Recent studies have revealed that miRNAs can be treated as biomarkers in metabolic diseases , B-cell lymphomagenesis , age-related disease , and various cancers . This study identified that miR-129-5p was elevated in human serum with obesity and positively correlated with obesity indices, such as BMI and fat percentage.
Our results have revealed the biological function of miR-129-5p for the first time in regulating adipocyte differentiation. The present research also demonstrated that serum miR-129-5p could be a potential biomarker for obesity in human, which will provide identification of more therapeutic targets and strategies against obesity and related metabolic disorders.
The data used to support the findings of this study are available from the corresponding author upon request.
Conflicts of Interest
The authors declare that they have no conflicts of interest.
Xue Fu, Lina Jin, and Luyu Han contributed equally as first authors.
This study was supported by the National Natural Science Foundation of China (nos. 81570719, 81670797, 81471074, 81770863, and 81500660) with partial support from the Key Laboratory for Endocrine and Metabolic Diseases, Chinese Ministry of Public Health (no. 1994DP131044), and the Ministry of Science and Technology Innovation Fund and Projects (no. 2011YQ030114). This study was supported by the Shanghai Municipal Natural Science Foundation (18ZR1433000).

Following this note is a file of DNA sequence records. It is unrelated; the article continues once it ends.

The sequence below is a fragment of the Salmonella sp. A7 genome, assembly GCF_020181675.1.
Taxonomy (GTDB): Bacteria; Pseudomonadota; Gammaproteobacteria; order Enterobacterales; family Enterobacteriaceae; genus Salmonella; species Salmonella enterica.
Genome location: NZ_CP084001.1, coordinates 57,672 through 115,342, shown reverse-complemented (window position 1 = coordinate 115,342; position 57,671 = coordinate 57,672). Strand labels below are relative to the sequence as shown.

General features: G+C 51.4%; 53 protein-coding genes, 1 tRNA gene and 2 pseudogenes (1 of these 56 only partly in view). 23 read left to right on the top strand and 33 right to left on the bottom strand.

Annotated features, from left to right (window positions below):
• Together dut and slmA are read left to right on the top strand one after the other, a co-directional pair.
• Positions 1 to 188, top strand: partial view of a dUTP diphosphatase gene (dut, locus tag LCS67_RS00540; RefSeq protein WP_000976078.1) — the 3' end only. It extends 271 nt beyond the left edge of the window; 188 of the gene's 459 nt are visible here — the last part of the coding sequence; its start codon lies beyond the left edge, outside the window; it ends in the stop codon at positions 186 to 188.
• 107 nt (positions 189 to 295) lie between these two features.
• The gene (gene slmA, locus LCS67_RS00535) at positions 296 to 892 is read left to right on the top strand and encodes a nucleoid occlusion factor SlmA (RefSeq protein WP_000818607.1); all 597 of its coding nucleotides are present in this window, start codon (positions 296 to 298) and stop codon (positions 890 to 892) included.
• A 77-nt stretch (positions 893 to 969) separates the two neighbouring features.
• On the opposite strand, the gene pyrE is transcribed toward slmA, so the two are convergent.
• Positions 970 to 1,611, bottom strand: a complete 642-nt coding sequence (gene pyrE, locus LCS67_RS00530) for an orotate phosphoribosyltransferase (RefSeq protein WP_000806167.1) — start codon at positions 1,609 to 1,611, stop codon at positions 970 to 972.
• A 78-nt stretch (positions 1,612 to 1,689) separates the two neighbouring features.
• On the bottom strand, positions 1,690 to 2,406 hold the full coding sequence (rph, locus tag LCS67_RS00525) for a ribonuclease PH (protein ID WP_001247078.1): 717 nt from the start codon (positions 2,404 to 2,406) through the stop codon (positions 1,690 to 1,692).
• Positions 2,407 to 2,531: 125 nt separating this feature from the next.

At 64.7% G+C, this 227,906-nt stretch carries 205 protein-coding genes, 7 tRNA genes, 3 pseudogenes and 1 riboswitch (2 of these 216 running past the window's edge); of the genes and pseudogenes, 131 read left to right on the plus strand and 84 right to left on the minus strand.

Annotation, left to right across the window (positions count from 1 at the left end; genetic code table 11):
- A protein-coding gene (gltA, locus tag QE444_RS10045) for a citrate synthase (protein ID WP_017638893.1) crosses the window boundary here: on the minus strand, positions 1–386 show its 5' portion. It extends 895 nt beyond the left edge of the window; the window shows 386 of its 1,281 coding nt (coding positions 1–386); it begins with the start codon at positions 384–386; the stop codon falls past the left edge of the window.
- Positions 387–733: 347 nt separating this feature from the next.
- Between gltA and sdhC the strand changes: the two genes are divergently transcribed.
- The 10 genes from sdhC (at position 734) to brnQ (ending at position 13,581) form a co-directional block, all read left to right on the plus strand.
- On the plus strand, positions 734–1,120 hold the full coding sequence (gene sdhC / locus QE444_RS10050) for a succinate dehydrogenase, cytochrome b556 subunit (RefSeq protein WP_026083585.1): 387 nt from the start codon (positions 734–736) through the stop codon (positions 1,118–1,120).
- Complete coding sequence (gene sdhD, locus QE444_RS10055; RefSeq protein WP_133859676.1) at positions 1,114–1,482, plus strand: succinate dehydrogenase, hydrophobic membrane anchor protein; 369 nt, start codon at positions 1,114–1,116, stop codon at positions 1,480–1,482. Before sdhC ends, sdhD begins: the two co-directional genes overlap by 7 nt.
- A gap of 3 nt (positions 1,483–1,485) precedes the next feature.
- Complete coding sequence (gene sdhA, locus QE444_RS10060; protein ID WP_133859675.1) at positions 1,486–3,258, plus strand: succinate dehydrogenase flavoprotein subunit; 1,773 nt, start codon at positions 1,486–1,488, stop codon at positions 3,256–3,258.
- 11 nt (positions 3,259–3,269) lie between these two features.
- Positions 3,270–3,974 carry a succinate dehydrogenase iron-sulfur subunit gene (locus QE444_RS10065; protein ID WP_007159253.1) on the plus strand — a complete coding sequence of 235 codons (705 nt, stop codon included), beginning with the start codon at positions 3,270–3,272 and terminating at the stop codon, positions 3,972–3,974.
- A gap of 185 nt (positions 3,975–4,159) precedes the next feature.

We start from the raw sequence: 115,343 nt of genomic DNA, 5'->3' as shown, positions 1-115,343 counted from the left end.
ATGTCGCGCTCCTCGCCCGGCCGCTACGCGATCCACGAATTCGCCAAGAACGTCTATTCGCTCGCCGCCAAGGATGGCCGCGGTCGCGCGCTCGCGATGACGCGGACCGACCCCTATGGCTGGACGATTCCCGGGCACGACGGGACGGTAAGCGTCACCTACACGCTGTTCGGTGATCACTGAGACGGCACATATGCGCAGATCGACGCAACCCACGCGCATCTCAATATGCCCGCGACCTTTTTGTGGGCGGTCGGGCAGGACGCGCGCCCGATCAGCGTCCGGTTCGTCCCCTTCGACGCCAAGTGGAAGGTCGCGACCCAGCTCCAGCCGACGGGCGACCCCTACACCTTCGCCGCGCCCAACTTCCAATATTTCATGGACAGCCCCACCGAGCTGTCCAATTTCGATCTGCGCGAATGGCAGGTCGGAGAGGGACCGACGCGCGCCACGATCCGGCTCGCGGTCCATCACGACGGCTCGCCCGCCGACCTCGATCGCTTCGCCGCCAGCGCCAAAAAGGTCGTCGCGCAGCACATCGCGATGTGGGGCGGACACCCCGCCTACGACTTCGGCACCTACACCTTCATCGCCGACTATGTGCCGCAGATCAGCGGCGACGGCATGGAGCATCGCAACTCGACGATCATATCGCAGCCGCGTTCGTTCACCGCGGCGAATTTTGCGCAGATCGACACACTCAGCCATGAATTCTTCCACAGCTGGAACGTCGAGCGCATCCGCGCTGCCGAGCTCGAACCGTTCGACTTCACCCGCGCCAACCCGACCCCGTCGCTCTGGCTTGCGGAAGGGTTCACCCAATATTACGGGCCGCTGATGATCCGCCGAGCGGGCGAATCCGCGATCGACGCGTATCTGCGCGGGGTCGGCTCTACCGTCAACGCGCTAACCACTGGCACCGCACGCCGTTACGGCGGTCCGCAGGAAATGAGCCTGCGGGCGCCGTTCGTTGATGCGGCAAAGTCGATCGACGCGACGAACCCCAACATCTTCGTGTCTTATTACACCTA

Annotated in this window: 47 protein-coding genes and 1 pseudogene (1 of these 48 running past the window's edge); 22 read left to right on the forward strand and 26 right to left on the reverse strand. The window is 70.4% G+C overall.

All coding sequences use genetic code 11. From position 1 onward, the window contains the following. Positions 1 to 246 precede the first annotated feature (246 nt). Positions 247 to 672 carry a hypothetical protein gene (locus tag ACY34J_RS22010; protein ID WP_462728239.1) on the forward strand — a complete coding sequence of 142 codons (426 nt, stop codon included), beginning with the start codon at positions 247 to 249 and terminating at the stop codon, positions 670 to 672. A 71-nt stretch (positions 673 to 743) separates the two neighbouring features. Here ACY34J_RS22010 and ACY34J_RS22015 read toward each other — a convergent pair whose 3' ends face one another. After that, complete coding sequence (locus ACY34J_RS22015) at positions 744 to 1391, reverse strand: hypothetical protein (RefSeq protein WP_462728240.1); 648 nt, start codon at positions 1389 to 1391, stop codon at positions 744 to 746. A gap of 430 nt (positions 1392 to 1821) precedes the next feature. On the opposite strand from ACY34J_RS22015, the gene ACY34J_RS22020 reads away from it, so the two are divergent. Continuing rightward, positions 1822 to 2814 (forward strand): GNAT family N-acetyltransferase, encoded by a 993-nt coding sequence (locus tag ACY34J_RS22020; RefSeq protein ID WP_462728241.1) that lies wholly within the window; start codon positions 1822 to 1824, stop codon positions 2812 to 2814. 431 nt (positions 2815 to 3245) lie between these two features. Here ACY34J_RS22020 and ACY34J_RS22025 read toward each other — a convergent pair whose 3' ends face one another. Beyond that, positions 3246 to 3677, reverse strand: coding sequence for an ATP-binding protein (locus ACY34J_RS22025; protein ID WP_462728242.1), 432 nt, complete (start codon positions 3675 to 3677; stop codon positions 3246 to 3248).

Supplementary Table 1: the sequences for the miR-129-5p mimic and inhibitor. Supplementary Figure 1: white adipocyte differentiation prompted by microRNA inhibitor-mediated low expression of miR-129-5p. Supplementary Figure 2: miR-129-5p inhibitors prompted browning of SVF from abdominally subcutaneous fat tissues in male mice. Supplementary Figure 3: reduction of miR-129-5p prompted brown adipocyte differentiation. Supplementary Figure 4: miR-129-5p level was detected in EWAT from different obese mouse models. Supplementary Figure 5: (a) HMGB1 and TMEM65 were detected by RT-qPCR in SVF white adipocytes. (b) Predicted target genes SOX2 were detected by RT-qPCR in beige adipocytes. (The difference was not statistically significant.) Supplementary Figure 6: (a–c) the time course of ATG7 expression 47 during white, beige, and brown adipogenic differentiation when transfected control and miR-129-5p mimics were quantified by RT-qPCR. Supplementary Figure 7: (a–c) ATG7 and LC3I/II were determined by western blot transfected control and miR-129-5p inhibitors in mature white, beige, and brown adipocytes from SVF. Supplementary Figure 8: (a–f) all uncropped western bolt bands. (Supplementary Materials)